January 27, 2001, 3:48 PM — How likely are you to find the Business Software Alliance's (BSA's) compliance police at your door one day, warrant in hand to check for pirated software? Your risk may have less to do with the amount of unlicensed software you have and more to do with the size and location of your company.
Last week's revelation that the BSA's "truce" campaigns are tied to Microsoft's anti-piracy mailings raises questions about the software industry's compliance-enforcement tactics. To readers in Boston, Chicago, Cleveland, Dallas, and Denver (who might be getting their letters from the BSA and/or Microsoft about the time they read this): It may be a good time to look at these issues.
BSA truce campaigns offer letter recipients 30 days to "get legal" and avoid any penalties for past infringement. In and of itself, I've actually thought the truce campaign was a pretty reasonable approach. It's not as heavy-handed as previous mailings by the BSA and other software industry associations in terms of implying the recipient is a notorious criminal, and is therefore most likely to scare only those who should be scared: organizations that are knowingly using software illegally.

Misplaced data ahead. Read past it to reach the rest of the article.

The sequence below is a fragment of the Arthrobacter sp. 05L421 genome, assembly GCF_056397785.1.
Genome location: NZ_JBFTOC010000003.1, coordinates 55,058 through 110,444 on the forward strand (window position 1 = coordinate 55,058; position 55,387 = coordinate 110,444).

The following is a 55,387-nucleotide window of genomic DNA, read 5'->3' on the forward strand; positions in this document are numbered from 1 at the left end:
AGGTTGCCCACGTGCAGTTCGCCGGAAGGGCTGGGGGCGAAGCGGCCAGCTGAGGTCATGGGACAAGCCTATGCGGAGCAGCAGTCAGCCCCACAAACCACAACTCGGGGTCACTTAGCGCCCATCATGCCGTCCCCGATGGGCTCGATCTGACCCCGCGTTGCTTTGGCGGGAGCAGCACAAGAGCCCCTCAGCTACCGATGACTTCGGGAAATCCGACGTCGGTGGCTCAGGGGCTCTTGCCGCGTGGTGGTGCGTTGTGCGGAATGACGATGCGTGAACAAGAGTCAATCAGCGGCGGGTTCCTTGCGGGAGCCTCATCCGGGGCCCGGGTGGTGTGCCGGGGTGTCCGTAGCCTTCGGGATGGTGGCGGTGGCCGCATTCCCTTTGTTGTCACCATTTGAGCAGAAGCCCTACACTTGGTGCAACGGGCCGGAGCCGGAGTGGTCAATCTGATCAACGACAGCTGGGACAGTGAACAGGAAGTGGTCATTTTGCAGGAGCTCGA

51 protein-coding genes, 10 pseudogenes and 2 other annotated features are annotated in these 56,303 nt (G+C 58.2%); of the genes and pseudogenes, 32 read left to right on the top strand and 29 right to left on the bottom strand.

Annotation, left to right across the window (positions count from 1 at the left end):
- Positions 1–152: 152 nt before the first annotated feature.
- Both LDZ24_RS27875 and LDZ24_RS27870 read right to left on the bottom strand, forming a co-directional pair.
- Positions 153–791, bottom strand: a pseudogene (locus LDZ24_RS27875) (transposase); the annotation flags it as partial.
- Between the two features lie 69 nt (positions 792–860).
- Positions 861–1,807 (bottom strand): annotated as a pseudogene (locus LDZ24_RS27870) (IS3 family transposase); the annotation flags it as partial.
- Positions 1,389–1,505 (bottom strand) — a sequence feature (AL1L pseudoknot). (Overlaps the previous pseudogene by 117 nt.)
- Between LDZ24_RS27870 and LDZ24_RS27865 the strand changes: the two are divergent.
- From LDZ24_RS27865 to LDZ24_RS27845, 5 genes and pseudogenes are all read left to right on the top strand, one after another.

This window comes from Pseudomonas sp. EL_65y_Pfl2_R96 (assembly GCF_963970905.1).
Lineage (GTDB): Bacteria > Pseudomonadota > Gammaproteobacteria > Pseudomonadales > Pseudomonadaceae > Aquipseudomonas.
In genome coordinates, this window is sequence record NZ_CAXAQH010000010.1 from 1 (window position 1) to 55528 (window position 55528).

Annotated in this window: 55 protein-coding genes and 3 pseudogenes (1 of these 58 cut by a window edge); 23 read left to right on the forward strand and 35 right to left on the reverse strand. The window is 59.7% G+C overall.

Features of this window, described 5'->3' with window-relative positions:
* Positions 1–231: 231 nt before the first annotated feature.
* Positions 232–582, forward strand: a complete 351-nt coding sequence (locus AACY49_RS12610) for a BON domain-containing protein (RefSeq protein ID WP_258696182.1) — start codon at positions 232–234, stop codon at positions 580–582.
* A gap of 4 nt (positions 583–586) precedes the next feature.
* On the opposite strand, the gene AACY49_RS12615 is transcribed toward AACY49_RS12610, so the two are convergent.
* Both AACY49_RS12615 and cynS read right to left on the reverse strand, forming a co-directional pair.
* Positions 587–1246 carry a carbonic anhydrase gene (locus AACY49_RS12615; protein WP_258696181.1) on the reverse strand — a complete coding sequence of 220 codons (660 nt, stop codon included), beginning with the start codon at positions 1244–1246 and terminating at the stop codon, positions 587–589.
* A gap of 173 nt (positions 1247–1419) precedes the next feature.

But when you add in the fact that Microsoft is double-teaming many of the truce recipients with one or more letters of its own, the truce campaign takes on a slightly different flavor. Microsoft officials just confirmed that they also are conducting follow-up phone calls to some recipients of its mailings. Readers had complained about getting calls from Microsoft to "update our database" in which they were asked a lot of nosy questions about how many workstations and servers they have. (If you get such a call, you are under no obligation to answer, and I'd personally advise you not to give that kind of information on the phone to any stranger.)
In the name of fighting piracy, the software industry claims that all's fair. But those with real-world experience dealing with the BSA -- either as targets of a piracy raid or as whistle-blowers concerning their company's illegal use of software -- raise interesting questions about the organization's tactics.
Several readers who said they'd been the target of a BSA investigation felt that they were selected more for PR reasons than anything else. "I honestly think everything they fined us for was software we had purchased properly ... we just couldn't document that we had all the licenses," wrote one reader of his previous company's experience. "They didn't care, because they knew we were too small to fight. I think all they really wanted was to reach a settlement so they could get a story about us in the local newspapers."